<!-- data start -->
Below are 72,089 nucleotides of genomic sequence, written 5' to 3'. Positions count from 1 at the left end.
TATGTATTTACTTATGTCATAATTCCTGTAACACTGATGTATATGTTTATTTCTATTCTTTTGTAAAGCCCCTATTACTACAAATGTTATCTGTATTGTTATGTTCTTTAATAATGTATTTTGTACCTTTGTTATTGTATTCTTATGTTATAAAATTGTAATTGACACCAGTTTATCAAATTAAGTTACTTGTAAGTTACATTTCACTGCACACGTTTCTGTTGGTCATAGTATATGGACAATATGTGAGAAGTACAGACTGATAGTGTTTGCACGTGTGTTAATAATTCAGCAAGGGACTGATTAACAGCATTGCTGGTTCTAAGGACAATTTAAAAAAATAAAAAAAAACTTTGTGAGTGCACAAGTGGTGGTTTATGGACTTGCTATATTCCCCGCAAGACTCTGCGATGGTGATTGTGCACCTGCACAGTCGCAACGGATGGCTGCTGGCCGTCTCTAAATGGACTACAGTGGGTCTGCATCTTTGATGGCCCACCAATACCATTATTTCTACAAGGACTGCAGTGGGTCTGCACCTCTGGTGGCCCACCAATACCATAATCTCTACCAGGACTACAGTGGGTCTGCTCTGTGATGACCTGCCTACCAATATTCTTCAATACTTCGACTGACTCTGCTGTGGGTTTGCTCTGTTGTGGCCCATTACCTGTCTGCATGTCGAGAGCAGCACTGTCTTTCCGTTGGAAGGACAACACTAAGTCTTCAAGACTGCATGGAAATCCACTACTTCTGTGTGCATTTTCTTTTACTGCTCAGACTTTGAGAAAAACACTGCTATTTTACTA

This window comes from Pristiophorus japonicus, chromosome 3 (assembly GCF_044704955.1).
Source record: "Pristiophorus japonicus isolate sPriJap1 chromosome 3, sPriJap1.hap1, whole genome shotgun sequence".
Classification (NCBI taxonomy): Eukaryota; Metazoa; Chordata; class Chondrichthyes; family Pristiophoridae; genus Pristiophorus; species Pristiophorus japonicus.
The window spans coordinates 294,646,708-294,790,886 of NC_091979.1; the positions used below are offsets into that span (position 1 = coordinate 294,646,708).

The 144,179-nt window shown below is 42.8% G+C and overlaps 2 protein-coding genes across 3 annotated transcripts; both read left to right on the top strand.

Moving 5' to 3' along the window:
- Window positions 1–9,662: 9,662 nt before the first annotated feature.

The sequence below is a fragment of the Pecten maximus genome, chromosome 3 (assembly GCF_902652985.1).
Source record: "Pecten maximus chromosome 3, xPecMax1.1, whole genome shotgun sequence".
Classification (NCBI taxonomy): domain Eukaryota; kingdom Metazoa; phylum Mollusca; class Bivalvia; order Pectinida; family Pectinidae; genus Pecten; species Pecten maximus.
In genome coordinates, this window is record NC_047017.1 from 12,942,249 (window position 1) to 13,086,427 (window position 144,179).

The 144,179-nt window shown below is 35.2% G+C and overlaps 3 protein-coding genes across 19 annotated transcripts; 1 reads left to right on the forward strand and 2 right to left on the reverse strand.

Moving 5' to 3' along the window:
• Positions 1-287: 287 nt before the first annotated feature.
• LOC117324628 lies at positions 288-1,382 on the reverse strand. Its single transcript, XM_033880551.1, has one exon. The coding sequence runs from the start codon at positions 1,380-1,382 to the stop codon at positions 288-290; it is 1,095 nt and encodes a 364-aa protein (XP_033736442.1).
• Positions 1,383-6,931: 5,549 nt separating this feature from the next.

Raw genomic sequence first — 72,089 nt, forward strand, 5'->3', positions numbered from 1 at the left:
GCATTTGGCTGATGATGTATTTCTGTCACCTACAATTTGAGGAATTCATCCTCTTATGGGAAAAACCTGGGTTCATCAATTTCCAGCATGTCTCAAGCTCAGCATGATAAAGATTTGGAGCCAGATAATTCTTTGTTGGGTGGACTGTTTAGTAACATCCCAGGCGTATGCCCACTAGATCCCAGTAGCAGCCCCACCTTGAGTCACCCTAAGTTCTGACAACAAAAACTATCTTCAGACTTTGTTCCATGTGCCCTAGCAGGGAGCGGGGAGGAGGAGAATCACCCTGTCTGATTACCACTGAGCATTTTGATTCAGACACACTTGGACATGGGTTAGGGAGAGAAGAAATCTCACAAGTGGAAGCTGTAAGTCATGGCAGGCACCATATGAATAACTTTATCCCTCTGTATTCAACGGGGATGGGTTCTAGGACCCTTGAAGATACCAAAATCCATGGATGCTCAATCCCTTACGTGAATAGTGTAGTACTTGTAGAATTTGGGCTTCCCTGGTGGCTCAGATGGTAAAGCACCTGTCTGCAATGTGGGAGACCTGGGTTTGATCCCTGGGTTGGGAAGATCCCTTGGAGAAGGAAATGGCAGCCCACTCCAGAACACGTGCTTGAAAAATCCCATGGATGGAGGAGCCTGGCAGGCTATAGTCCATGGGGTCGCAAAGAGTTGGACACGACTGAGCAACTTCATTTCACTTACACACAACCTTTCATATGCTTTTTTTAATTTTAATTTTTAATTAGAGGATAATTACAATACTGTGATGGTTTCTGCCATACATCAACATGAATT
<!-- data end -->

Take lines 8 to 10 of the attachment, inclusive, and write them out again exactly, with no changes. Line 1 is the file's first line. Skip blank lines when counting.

Moving 5' to 3' along the window:
- Window positions 1–9,662: 9,662 nt before the first annotated feature.

The sequence below is a fragment of the Pecten maximus genome, chromosome 3 (assembly GCF_902652985.1).